Allowing an expansion of the catch up to the precautionary catch limit remains a long-term goal within CCAMLR [35]. Such an expansion will require advice on appropriate spatial allocations of the catch limit and the provision of such advice is an ongoing research focus of the CCAMLR and its working groups [4, 34]. Given the relatively concentrated distribution of krill in the Scotia Sea [36] and a fishery that currently operates exclusively in the Scotia Sea [37], we assume that large increases of krill catch limits imply that existing fishing areas will experience increased fishing pressure. Thus, to identify areas where increased catches may present risk to krill-dependent predators, we assess here the contemporaneous activities of predators and fishing vessels to identify the mosaic of current spatial overlap. We suggest that identifying the areas of concurrent overlap provide information necessary to consider where the risks of increased catches may exist. For example, is risk only present near breeding aggregations or is risk more broadly distributed? We first analyze six years of telemetry data to describe broad patterns of predator movements during summer and winter seasons. We then estimate concurrent overlap of predators with recent fishing activity in time, space, and depth to determine the extent and locations of overlap. We note that these estimates of overlap are not intended to infer negative impacts of current catches on predators. Rather, we identify the multi-species mosaic of overlap with the fishery to identify areas where subsequent increases in catch may increase risks to predator performance.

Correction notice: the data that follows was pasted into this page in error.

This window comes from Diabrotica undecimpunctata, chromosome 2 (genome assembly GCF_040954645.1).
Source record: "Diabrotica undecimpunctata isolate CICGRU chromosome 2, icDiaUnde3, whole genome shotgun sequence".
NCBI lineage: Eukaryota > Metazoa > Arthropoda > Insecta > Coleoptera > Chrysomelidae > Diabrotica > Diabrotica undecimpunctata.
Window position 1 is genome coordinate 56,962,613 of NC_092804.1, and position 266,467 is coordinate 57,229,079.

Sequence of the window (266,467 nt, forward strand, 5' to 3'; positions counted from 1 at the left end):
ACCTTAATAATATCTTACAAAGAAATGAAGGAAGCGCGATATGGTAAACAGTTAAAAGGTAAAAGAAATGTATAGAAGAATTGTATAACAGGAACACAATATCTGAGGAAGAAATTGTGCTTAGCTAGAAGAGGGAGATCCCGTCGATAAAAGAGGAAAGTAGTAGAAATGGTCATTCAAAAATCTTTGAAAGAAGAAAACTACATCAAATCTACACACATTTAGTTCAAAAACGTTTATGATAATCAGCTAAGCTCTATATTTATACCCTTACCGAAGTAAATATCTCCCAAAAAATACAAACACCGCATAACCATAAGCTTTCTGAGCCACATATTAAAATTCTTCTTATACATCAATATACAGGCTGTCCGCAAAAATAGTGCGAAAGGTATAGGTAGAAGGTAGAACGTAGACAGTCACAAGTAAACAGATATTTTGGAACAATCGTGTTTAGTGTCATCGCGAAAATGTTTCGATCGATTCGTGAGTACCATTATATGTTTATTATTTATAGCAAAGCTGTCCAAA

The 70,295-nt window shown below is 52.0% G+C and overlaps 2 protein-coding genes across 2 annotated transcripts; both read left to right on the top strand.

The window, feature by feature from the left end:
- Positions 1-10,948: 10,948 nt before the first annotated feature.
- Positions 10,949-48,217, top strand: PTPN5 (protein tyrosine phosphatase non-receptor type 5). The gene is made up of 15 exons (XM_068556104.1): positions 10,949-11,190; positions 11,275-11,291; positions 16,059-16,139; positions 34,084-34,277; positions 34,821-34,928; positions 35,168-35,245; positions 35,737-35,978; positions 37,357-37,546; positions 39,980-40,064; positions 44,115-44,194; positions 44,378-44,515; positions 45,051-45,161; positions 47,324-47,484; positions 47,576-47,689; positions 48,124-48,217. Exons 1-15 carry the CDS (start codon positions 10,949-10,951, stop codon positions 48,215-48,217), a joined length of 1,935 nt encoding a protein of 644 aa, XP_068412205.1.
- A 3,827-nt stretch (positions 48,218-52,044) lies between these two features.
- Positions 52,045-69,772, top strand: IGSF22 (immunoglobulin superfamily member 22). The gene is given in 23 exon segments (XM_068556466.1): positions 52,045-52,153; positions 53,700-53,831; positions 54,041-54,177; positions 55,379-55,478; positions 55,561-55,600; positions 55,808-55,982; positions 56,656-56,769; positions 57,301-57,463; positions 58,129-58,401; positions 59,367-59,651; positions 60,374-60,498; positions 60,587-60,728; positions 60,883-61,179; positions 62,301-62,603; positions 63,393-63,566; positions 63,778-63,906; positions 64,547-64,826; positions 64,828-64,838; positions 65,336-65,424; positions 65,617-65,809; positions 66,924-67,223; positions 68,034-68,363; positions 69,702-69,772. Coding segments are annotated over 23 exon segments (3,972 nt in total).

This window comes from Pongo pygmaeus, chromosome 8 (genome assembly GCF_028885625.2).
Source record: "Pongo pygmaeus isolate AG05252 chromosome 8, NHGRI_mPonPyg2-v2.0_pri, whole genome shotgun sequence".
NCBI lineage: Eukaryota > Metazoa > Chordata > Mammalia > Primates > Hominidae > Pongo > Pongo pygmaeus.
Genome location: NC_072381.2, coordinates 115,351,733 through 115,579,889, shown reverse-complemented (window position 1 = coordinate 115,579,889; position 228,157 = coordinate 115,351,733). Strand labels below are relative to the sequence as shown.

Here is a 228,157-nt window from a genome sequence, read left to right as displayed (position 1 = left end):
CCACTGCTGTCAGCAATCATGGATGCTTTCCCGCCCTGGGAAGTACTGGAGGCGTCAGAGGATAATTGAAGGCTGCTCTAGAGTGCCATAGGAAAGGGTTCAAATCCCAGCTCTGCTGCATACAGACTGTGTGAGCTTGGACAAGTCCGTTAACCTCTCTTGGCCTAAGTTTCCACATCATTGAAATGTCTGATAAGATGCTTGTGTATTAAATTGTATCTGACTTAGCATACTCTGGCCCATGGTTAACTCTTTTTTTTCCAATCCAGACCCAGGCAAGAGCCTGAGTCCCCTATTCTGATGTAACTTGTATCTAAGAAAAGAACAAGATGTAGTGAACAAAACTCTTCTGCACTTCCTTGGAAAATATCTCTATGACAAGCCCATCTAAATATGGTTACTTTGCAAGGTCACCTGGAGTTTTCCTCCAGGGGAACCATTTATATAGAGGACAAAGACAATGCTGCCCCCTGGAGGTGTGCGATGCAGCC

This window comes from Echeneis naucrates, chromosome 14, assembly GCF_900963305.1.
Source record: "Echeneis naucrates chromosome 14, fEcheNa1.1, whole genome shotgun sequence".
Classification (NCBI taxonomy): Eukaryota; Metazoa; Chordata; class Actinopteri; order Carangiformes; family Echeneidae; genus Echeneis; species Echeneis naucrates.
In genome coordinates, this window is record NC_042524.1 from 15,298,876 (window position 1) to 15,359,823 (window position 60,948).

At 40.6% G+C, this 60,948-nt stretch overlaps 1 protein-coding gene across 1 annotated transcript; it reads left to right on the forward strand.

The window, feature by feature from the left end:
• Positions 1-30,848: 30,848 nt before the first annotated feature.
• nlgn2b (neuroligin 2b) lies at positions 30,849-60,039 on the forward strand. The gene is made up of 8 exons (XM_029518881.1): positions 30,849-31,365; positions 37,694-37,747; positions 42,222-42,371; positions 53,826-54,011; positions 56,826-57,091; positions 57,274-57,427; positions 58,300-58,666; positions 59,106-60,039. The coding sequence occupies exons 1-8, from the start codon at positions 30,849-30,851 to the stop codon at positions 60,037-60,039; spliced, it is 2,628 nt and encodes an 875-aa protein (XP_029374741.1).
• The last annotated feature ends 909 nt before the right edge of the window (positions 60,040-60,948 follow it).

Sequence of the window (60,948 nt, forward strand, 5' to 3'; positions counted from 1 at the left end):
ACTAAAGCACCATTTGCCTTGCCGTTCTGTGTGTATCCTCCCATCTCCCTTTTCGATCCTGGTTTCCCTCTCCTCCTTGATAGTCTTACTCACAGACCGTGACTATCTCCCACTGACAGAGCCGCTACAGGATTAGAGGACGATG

Material and Methods

Ethics statement

All research on seabirds and mammals was permitted and conducted under appropriate Antarctic Conservation Act (Permits 2007–003, 2011–005, 2012–005) Marine Mammal Protection Act (Permits 774-1847-04, 16472–01), and approved animal care and use protocol (seabirds: University of California—San Diego Institutional Animal Care and Use Committee S05480; pinnipeds: National Marine Fisheries Service—Southwest/Pacific Islands Institutional Animal Care and Use Committee 2011–02).